Recently I was at a wedding (my sister in law's) where the photographer that was officially covering the wedding was rude about me supposedly blocking her second shooter (when I was consciously watching the second shooter the entire time in question and was actively staying out of the way of any shot the shooter attempted.) The primary shooter told me to back off to prevent blocking shots. I objected that avoiding being her way is my top priority and that I was watching her second shooter the entire time. She blew this off and continued insisting that I agree to back off even though I was already saying I would stay out her way, just like I had been doing, but yet she kept pushing and seemed to want me to admit to blocking her shooter, to the point of being insulting.
I chose to just appease her and not force the issue because I absolutely didn't want to cause any problems for my sister in law, but the behavior of the photographers had a major negative impact for me personally both because of the rudeness and it causing me to be nervous the rest of the night.
I didn't want to step on their toes, nor did I want to be acting in a professional capacity as I was there primarily to be a guest and distant secondarily wanting to make sure I captured some great moments for myself and secondarily to protect against my sister in law and her husband from being stuck with few or no good images of their wedding, should they have ended up not being happy with the photographers they hired. Normally, I head off any issues pro-actively by talking to the official photographer early to let them know who I am, what my goals are, how/when I will likely be shooting and how they can easily communicate with me if there are any issues, but in this case, it started off on the wrong foot before I could do so.
In situations like this, where you are a skilled professional photographer, familiar with the industry and able to avoid causing problems, what techniques have you found work well for dealing with (or avoiding) an overly aggressive, protective, or rude official photographer who seems more insistent on causing issues than working things out in a way that works for everyone?
Update: To try to narrow things in on more direct answers, please assume the following (I don't care if you think they apply to my particular situation or not, because the question is not intended to be about me, but I want this answer out there to help anyone that might end up in a similar situation. Answers that ignore the question's premise don't provide meaningful data as the question already agrees with those points as a starting point.):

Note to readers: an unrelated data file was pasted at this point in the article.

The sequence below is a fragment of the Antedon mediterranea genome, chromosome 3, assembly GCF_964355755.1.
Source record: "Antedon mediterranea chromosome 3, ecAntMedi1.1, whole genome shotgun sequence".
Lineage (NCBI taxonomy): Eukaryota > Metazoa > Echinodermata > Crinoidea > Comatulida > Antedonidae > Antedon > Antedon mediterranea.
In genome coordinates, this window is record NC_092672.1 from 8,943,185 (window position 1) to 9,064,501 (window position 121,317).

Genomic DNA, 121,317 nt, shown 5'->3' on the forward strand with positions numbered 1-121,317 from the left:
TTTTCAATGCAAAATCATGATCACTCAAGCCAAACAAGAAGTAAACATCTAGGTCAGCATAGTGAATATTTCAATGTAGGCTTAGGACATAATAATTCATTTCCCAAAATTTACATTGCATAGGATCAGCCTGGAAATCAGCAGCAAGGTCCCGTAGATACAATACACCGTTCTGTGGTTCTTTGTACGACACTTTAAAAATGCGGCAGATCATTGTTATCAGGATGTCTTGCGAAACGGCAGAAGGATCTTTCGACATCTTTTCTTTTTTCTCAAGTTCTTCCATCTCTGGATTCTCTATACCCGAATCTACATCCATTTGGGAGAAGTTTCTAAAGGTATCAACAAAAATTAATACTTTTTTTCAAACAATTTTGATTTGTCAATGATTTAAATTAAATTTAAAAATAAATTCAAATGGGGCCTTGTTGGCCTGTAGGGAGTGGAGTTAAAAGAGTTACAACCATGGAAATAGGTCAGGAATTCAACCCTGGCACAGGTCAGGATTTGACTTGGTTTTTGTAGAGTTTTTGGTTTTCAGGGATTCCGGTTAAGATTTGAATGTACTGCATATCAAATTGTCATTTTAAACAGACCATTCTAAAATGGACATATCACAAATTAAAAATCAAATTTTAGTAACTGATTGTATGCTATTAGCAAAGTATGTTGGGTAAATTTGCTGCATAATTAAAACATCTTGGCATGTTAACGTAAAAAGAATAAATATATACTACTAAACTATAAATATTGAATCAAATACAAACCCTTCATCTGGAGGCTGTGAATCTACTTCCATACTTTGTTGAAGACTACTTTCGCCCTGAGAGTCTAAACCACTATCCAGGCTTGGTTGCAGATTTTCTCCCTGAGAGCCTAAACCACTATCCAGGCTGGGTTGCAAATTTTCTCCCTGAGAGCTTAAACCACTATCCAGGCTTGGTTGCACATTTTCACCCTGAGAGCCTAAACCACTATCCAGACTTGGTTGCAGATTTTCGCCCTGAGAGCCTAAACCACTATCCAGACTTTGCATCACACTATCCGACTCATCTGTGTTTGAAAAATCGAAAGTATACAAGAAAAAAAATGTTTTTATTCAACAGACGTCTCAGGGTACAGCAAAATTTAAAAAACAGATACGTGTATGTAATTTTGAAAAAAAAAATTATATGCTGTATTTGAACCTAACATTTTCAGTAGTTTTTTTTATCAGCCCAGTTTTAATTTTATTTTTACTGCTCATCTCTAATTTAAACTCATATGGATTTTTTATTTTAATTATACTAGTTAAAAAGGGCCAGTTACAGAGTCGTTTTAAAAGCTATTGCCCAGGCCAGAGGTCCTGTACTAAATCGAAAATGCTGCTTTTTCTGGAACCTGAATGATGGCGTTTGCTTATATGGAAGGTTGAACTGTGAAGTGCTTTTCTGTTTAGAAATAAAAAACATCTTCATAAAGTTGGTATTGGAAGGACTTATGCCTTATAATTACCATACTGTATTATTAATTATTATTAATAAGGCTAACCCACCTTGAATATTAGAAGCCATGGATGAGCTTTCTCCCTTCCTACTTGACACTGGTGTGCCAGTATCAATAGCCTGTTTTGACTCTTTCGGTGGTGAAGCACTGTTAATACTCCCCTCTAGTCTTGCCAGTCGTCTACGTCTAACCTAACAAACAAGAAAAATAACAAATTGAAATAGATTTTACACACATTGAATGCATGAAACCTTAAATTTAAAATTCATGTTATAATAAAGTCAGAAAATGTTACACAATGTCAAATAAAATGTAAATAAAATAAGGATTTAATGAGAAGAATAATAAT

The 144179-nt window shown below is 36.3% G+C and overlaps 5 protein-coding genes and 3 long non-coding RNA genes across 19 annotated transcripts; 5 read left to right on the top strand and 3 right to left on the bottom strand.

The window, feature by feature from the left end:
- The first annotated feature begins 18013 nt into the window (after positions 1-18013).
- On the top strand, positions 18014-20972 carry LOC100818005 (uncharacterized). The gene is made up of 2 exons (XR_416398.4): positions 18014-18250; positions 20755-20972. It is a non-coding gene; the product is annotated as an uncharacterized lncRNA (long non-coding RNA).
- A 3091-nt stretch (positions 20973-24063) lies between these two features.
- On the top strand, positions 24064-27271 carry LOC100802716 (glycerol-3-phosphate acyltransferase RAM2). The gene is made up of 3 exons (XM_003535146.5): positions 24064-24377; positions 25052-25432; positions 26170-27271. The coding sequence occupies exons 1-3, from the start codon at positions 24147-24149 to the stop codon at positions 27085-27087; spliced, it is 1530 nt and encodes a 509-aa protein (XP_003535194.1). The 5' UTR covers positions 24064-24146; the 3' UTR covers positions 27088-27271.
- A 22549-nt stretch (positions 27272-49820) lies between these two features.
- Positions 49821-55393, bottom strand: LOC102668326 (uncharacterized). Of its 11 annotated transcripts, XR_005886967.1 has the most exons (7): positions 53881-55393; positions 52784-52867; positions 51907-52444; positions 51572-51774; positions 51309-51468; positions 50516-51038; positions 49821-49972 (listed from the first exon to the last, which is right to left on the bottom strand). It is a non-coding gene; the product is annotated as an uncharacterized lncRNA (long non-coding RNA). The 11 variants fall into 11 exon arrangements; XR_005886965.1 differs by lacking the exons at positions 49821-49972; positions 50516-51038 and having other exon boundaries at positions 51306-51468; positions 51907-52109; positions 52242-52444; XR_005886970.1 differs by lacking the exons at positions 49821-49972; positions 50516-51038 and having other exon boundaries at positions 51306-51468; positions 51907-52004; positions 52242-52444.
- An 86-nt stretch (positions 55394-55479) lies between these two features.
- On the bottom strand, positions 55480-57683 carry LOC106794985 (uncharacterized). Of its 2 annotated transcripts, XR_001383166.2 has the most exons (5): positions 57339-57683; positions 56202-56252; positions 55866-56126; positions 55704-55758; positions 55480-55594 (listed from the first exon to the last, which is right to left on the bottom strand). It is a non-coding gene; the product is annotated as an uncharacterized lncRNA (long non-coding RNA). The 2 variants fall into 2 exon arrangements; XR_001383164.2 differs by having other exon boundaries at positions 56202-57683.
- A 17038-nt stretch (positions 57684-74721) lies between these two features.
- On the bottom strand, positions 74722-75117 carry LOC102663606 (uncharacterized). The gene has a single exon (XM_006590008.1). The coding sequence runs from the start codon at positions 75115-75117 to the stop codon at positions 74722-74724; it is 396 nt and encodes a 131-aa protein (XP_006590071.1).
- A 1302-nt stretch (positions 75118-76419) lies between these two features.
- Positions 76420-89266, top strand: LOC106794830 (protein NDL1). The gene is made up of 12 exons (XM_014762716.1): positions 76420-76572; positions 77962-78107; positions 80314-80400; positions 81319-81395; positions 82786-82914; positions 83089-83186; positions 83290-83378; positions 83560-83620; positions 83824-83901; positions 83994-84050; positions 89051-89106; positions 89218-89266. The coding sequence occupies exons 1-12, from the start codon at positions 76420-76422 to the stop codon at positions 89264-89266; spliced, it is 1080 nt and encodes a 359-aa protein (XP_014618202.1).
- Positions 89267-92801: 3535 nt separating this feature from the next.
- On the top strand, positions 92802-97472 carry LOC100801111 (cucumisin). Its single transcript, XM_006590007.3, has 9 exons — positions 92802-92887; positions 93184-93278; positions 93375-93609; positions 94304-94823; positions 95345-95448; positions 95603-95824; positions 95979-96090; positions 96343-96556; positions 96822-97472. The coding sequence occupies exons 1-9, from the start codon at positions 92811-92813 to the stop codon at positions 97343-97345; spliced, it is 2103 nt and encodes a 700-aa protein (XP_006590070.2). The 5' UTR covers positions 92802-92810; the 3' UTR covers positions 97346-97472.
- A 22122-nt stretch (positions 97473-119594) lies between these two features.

In the situation, the guest is (and should be) behaving as a guest. They are getting occasional shots, primarily from a guests perspective or in a way that a guest would behave. (Shooting from at or near their seat, only wandering around during parts that guests typical wander around, not shooting anything of the organized portraits, etc)
In the situation, the guest is not actually in the way (and should not be). They are being extremely mindful of their surroundings and will not even raise their camera if they don't know where every working lens in the room is and know that they aren't in a shot, even if they could get a better angle.
In the situation, the guest was never anything but polite, professional and civil towards the working professionals, though reasons why the professionals may have seen things as impolite or rude given the above would be good feedback, particularly if supported with a way to figure out if that was the photographer's problem and how to ensure them it will be mitigated.
These three things need to be true before this question even becomes relevant, because if they are not, then the photographer certainly has good reasons to be concerned and the only answer would be to actually address their valid concerns, but perhaps ask them to be more polite.
I'm specifically looking for ways to get things back on a polite footing when you've done nothing but actively try to avoid stepping on toes and yet the photographer is upset and being rude. An example of a valid answer would be "Unfortunately there is nothing you can do without risking a scene, so you just need to cave, even if they are rude and flat out wrong about the situation." (which is basically what I did in this case) though I'm really hoping there are better answers out there.